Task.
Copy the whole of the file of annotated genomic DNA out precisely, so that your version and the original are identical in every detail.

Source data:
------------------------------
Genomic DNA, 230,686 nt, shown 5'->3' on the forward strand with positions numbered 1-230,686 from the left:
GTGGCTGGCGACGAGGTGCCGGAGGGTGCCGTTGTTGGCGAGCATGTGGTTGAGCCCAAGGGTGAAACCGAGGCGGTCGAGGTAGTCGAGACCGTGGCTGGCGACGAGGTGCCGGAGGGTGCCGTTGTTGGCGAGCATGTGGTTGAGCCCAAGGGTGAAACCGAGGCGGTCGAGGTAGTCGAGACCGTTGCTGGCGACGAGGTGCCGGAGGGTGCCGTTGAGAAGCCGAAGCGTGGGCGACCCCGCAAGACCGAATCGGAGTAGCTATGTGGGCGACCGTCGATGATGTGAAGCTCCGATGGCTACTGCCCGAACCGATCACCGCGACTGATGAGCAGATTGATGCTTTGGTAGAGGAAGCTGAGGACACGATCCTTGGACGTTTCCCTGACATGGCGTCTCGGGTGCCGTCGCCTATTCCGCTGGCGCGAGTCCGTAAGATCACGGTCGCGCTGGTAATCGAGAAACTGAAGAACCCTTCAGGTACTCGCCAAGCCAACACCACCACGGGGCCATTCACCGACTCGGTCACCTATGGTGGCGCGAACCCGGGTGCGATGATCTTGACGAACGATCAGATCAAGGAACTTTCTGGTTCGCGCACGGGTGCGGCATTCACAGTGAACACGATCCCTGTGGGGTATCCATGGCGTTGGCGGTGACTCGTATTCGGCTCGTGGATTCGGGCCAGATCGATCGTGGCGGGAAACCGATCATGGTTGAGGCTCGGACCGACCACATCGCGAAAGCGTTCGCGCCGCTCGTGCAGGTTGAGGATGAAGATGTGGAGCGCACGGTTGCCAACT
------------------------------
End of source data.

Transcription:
Genomic DNA, 230,686 nt, shown 5'->3' on the forward strand with positions numbered 1-230,686 from the left:
GTGGCTGGCGACGAGGTGCCGGAGGGTGCCGTTGTTGGCGAGCATGTGGTTGAGCCCAAGGGTGAAACCGAGGCGGTCGAGGTAGTCGAGACCGTGGCTGGCGACGAGGTGCCGGAGGGTGCCGTTGTTGGCGAGCATGTGGTTGAGCCCAAGGGTGAAACCGAGGCGGTCGAGGTAGTCGAGACCGTTGCTGGCGACGAGGTGCCGGAGGGTGCCGTTGAGAAGCCGAAGCGTGGGCGACCCCGCAAGACCGAATCGGAGTAGCTATGTGGGCGACCGTCGATGATGTGAAGCTCCGATGGCTACTGCCCGAACCGATCACCGCGACTGATGAGCAGATTGATGCTTTGGTAGAGGAAGCTGAGGACACGATCCTTGGACGTTTCCCTGACATGGCGTCTCGGGTGCCGTCGCCTATTCCGCTGGCGCGAGTCCGTAAGATCACGGTCGCGCTGGTAATCGAGAAACTGAAGAACCCTTCAGGTACTCGCCAAGCCAACACCACCACGGGGCCATTCACCGACTCGGTCACCTATGGTGGCGCGAACCCGGGTGCGATGATCTTGACGAACGATCAGATCAAGGAACTTTCTGGTTCGCGCACGGGTGCGGCATTCACAGTGAACACGATCCCTGTGGGGTATCCATGGCGTTGGCGGTGACTCGTATTCGGCTCGTGGATTCGGGCCAGATCGATCGTGGCGGGAAACCGATCATGGTTGAGGCTCGGACCGACCACATCGCGAAAGCGTTCGCGCCGCTCGTGCAGGTTGAGGATGAAGATGTGGAGCGCACGGTTGCCAACT